When I conducted an initial exploration of my dissertation topic in the summer of 2018 in Singapore, I continuously reflected on how to minimize the gap between the researcher and the researched. I talked informally with the Indonesian female migrant workers, participated in their religious activities, and casually mingled with many of their hobby-based groups. They welcomed me as their Indonesian compatriot, though for the most part they saw me as one of the educated elites.
While the gap between “the researcher” and “the researched” is never totally bridgeable, I feel an unmistakable and distinct sense of closeness with my dialogue partners because of my present situation.
I attribute the different feelings that I have about my initial field work in Singapore and my current research in quarantine to spatiality and subjectivity. Singapore as a field work site clearly delineated that I was there as a researcher. I could immerse myself in the day-to-day life of the city-state, while also regularly participating in my dialogue partners’ activities, but at the end of the day, that life was not mine. In that context, there would be no push to reflect on my own life as an immigrant while researching the lives of other migrants.
The distinct sense of closeness that I currently feel to my dialogue partners is because of my own spatial configuration, not theirs, nor to any kind of systematic methodological consideration. I perceive the dynamics of my familial relationship as an imperfect mirror image of what my dialogue partners experience with their own families. The boundary between professional and familial spaces that I must cross continually provides a context for me to reflect on what it means to live within and between two worlds at the same time. Just as my dialogue partners participate in research interviews in between their chores, I also try my best to conduct research in between the familial and professional spaces.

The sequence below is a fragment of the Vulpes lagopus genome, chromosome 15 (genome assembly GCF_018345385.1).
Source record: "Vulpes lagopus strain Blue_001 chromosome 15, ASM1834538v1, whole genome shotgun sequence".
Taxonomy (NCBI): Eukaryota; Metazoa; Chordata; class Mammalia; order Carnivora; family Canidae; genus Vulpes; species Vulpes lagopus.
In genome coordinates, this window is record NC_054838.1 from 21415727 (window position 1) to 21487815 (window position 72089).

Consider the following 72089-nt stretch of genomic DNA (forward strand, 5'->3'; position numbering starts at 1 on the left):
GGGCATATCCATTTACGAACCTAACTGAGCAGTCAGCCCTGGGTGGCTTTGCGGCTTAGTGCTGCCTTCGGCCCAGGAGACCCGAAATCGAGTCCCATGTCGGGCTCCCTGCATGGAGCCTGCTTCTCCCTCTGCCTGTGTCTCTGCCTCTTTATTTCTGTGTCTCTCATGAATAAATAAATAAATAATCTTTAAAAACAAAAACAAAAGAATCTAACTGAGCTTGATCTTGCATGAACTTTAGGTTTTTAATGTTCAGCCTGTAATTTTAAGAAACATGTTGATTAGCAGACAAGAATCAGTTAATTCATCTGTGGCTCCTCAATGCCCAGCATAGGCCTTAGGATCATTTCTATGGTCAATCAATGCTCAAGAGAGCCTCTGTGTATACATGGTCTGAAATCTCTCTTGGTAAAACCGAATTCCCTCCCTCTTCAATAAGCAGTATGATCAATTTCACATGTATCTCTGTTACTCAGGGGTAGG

My experience shows that subjectivity and spatiality are linked to each other. Different spaces produce different embodied experiences and perceptions of self.
In other words, my existence in a personal rather than a professional space while conducting research is juxtaposed against my subjectivity as a researcher. In my past field work, I did not reflect deeply on my subjectivity as a person (vis-à-vis my subjectivity as a professional); in my current context, such reflection is inevitable due to the fluid boundary between the personal and the professional.
My experience shows that subjectivity and spatiality are linked to each other. Different spaces allow for different contingencies that, in turn, produce different embodied experiences and perceptions of self. I am grateful that the unprecedented context of COVID-19 has yielded an opportunity for me to continue researching my dialogue partners’ religious subjectivities while also learning about my own. Although this pandemic means that I must postpone my participant observation research in Singapore until next year, I am oddly enjoying my current research interviews in medias res.
Fitriyah’s ongoing field work on her topic is supported by, the Ansari Institute for Global Engagement with Religion's Travel Grant; the Keough School of Global Affairs' Field Research Award; the Kellogg Institute for International Studies' Graduate Research Grants; the Liu Institute for Asia and Asian Studies' Research and Educational Travel Grant; and the Department of Theology's Travel Grant.